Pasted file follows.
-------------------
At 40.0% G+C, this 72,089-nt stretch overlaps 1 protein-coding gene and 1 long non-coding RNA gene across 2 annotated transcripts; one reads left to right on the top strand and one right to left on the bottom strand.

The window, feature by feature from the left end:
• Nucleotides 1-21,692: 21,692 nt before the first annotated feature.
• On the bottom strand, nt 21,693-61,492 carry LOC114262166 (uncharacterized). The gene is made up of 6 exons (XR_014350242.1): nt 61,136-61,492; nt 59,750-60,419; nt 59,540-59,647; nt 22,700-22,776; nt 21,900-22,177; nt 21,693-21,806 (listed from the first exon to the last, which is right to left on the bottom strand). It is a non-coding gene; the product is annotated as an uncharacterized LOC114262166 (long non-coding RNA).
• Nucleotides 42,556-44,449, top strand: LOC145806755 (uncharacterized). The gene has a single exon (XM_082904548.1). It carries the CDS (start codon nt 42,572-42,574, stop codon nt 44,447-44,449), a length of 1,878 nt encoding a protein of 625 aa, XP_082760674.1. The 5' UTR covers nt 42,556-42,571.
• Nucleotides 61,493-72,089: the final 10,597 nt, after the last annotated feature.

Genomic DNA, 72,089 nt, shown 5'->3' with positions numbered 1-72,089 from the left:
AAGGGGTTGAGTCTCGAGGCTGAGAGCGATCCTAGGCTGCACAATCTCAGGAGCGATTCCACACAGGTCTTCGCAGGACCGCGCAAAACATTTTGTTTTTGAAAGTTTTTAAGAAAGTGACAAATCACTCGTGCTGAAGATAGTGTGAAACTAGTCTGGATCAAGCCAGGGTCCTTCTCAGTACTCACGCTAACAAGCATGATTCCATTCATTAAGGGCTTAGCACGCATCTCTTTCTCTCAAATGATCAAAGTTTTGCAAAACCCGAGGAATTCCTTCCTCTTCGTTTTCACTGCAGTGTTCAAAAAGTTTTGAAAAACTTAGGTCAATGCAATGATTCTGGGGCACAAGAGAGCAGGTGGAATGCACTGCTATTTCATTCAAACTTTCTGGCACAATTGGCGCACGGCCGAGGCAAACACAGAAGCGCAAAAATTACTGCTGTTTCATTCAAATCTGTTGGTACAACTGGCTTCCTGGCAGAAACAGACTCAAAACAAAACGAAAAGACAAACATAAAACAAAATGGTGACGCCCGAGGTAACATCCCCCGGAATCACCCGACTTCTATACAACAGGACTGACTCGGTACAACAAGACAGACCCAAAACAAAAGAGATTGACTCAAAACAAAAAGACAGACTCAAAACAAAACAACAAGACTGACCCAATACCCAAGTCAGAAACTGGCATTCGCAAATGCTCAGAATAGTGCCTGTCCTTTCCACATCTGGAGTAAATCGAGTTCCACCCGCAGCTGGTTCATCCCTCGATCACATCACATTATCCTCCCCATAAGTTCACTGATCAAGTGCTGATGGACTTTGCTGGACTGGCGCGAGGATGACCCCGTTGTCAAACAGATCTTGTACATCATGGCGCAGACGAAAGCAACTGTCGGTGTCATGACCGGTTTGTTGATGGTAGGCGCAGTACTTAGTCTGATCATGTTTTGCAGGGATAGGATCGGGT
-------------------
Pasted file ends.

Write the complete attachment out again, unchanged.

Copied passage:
At 40.0% G+C, this 72,089-nt stretch overlaps 1 protein-coding gene and 1 long non-coding RNA gene across 2 annotated transcripts; one reads left to right on the top strand and one right to left on the bottom strand.

The window, feature by feature from the left end:
• Nucleotides 1-21,692: 21,692 nt before the first annotated feature.
• On the bottom strand, nt 21,693-61,492 carry LOC114262166 (uncharacterized). The gene is made up of 6 exons (XR_014350242.1): nt 61,136-61,492; nt 59,750-60,419; nt 59,540-59,647; nt 22,700-22,776; nt 21,900-22,177; nt 21,693-21,806 (listed from the first exon to the last, which is right to left on the bottom strand). It is a non-coding gene; the product is annotated as an uncharacterized LOC114262166 (long non-coding RNA).
• Nucleotides 42,556-44,449, top strand: LOC145806755 (uncharacterized). The gene has a single exon (XM_082904548.1). It carries the CDS (start codon nt 42,572-42,574, stop codon nt 44,447-44,449), a length of 1,878 nt encoding a protein of 625 aa, XP_082760674.1. The 5' UTR covers nt 42,556-42,571.
• Nucleotides 61,493-72,089: the final 10,597 nt, after the last annotated feature.

Genomic DNA, 72,089 nt, shown 5'->3' with positions numbered 1-72,089 from the left:
AAGGGGTTGAGTCTCGAGGCTGAGAGCGATCCTAGGCTGCACAATCTCAGGAGCGATTCCACACAGGTCTTCGCAGGACCGCGCAAAACATTTTGTTTTTGAAAGTTTTTAAGAAAGTGACAAATCACTCGTGCTGAAGATAGTGTGAAACTAGTCTGGATCAAGCCAGGGTCCTTCTCAGTACTCACGCTAACAAGCATGATTCCATTCATTAAGGGCTTAGCACGCATCTCTTTCTCTCAAATGATCAAAGTTTTGCAAAACCCGAGGAATTCCTTCCTCTTCGTTTTCACTGCAGTGTTCAAAAAGTTTTGAAAAACTTAGGTCAATGCAATGATTCTGGGGCACAAGAGAGCAGGTGGAATGCACTGCTATTTCATTCAAACTTTCTGGCACAATTGGCGCACGGCCGAGGCAAACACAGAAGCGCAAAAATTACTGCTGTTTCATTCAAATCTGTTGGTACAACTGGCTTCCTGGCAGAAACAGACTCAAAACAAAACGAAAAGACAAACATAAAACAAAATGGTGACGCCCGAGGTAACATCCCCCGGAATCACCCGACTTCTATACAACAGGACTGACTCGGTACAACAAGACAGACCCAAAACAAAAGAGATTGACTCAAAACAAAAAGACAGACTCAAAACAAAACAACAAGACTGACCCAATACCCAAGTCAGAAACTGGCATTCGCAAATGCTCAGAATAGTGCCTGTCCTTTCCACATCTGGAGTAAATCGAGTTCCACCCGCAGCTGGTTCATCCCTCGATCACATCACATTATCCTCCCCATAAGTTCACTGATCAAGTGCTGATGGACTTTGCTGGACTGGCGCGAGGATGACCCCGTTGTCAAACAGATCTTGTACATCATGGCGCAGACGAAAGCAACTGTCGGTGTCATGACCGGTTTGTTGATGGTAGGCGCAGTACTTAGTCTGATCATGTTTTGCAGGGATAGGATCGGGT